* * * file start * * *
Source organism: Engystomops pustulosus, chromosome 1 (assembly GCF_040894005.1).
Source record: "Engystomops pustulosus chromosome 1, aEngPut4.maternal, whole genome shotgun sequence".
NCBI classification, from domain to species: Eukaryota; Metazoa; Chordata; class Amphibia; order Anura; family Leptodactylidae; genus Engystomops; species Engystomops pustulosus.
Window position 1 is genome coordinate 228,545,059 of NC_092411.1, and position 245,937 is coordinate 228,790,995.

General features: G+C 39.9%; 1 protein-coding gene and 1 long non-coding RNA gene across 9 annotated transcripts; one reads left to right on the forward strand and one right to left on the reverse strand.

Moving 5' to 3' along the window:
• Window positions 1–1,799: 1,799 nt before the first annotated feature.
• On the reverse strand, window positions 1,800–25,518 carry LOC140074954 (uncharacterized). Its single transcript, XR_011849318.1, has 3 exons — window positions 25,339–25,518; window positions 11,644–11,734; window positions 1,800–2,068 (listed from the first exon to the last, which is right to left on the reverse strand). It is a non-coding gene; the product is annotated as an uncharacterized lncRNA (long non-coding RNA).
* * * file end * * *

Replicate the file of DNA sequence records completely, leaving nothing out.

Source organism: Engystomops pustulosus, chromosome 1 (assembly GCF_040894005.1).
Source record: "Engystomops pustulosus chromosome 1, aEngPut4.maternal, whole genome shotgun sequence".
NCBI classification, from domain to species: Eukaryota; Metazoa; Chordata; class Amphibia; order Anura; family Leptodactylidae; genus Engystomops; species Engystomops pustulosus.
Window position 1 is genome coordinate 228,545,059 of NC_092411.1, and position 245,937 is coordinate 228,790,995.

General features: G+C 39.9%; 1 protein-coding gene and 1 long non-coding RNA gene across 9 annotated transcripts; one reads left to right on the forward strand and one right to left on the reverse strand.

Moving 5' to 3' along the window:
• Window positions 1–1,799: 1,799 nt before the first annotated feature.
• On the reverse strand, window positions 1,800–25,518 carry LOC140074954 (uncharacterized). Its single transcript, XR_011849318.1, has 3 exons — window positions 25,339–25,518; window positions 11,644–11,734; window positions 1,800–2,068 (listed from the first exon to the last, which is right to left on the reverse strand). It is a non-coding gene; the product is annotated as an uncharacterized lncRNA (long non-coding RNA).